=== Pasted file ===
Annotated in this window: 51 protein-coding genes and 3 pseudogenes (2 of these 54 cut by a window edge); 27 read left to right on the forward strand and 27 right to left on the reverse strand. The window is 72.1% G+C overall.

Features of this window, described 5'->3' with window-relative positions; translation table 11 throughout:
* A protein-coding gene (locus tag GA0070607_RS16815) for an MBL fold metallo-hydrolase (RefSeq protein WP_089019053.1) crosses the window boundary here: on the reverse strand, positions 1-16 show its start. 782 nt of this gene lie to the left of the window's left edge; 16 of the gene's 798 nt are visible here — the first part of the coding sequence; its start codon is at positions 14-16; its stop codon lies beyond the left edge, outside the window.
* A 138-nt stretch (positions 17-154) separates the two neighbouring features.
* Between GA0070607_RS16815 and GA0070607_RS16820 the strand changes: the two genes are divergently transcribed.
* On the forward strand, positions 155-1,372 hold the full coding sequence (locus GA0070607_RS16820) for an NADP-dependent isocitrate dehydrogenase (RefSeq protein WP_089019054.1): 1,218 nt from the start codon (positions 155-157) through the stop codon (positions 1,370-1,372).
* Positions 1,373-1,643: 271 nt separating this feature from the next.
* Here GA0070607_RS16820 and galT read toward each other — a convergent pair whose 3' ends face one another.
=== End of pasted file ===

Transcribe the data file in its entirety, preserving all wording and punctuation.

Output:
Annotated in this window: 51 protein-coding genes and 3 pseudogenes (2 of these 54 cut by a window edge); 27 read left to right on the forward strand and 27 right to left on the reverse strand. The window is 72.1% G+C overall.

Features of this window, described 5'->3' with window-relative positions; translation table 11 throughout:
* A protein-coding gene (locus tag GA0070607_RS16815) for an MBL fold metallo-hydrolase (RefSeq protein WP_089019053.1) crosses the window boundary here: on the reverse strand, positions 1-16 show its start. 782 nt of this gene lie to the left of the window's left edge; 16 of the gene's 798 nt are visible here — the first part of the coding sequence; its start codon is at positions 14-16; its stop codon lies beyond the left edge, outside the window.
* A 138-nt stretch (positions 17-154) separates the two neighbouring features.
* Between GA0070607_RS16815 and GA0070607_RS16820 the strand changes: the two genes are divergently transcribed.
* On the forward strand, positions 155-1,372 hold the full coding sequence (locus GA0070607_RS16820) for an NADP-dependent isocitrate dehydrogenase (RefSeq protein WP_089019054.1): 1,218 nt from the start codon (positions 155-157) through the stop codon (positions 1,370-1,372).
* Positions 1,373-1,643: 271 nt separating this feature from the next.
* Here GA0070607_RS16820 and galT read toward each other — a convergent pair whose 3' ends face one another.